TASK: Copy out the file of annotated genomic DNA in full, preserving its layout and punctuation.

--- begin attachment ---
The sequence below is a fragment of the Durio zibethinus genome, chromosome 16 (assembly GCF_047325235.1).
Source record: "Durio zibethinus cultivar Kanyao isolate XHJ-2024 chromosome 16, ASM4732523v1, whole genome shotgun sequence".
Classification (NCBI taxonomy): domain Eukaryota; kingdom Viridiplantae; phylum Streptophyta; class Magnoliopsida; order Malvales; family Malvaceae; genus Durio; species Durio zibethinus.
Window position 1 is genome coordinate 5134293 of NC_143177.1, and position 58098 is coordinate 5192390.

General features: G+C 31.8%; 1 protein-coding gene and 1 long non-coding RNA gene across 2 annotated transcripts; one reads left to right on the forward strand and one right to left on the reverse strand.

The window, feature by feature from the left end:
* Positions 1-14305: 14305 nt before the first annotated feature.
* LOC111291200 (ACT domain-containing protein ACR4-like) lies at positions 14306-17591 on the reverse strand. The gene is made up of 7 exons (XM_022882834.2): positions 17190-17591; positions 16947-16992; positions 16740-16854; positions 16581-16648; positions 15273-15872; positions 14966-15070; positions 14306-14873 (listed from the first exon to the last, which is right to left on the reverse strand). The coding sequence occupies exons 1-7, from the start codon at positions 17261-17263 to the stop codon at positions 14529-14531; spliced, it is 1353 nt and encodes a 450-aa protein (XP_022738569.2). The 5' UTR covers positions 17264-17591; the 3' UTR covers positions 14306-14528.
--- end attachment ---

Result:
The sequence below is a fragment of the Durio zibethinus genome, chromosome 16 (assembly GCF_047325235.1).
Source record: "Durio zibethinus cultivar Kanyao isolate XHJ-2024 chromosome 16, ASM4732523v1, whole genome shotgun sequence".
Classification (NCBI taxonomy): domain Eukaryota; kingdom Viridiplantae; phylum Streptophyta; class Magnoliopsida; order Malvales; family Malvaceae; genus Durio; species Durio zibethinus.
Window position 1 is genome coordinate 5134293 of NC_143177.1, and position 58098 is coordinate 5192390.

General features: G+C 31.8%; 1 protein-coding gene and 1 long non-coding RNA gene across 2 annotated transcripts; one reads left to right on the forward strand and one right to left on the reverse strand.

The window, feature by feature from the left end:
* Positions 1-14305: 14305 nt before the first annotated feature.
* LOC111291200 (ACT domain-containing protein ACR4-like) lies at positions 14306-17591 on the reverse strand. The gene is made up of 7 exons (XM_022882834.2): positions 17190-17591; positions 16947-16992; positions 16740-16854; positions 16581-16648; positions 15273-15872; positions 14966-15070; positions 14306-14873 (listed from the first exon to the last, which is right to left on the reverse strand). The coding sequence occupies exons 1-7, from the start codon at positions 17261-17263 to the stop codon at positions 14529-14531; spliced, it is 1353 nt and encodes a 450-aa protein (XP_022738569.2). The 5' UTR covers positions 17264-17591; the 3' UTR covers positions 14306-14528.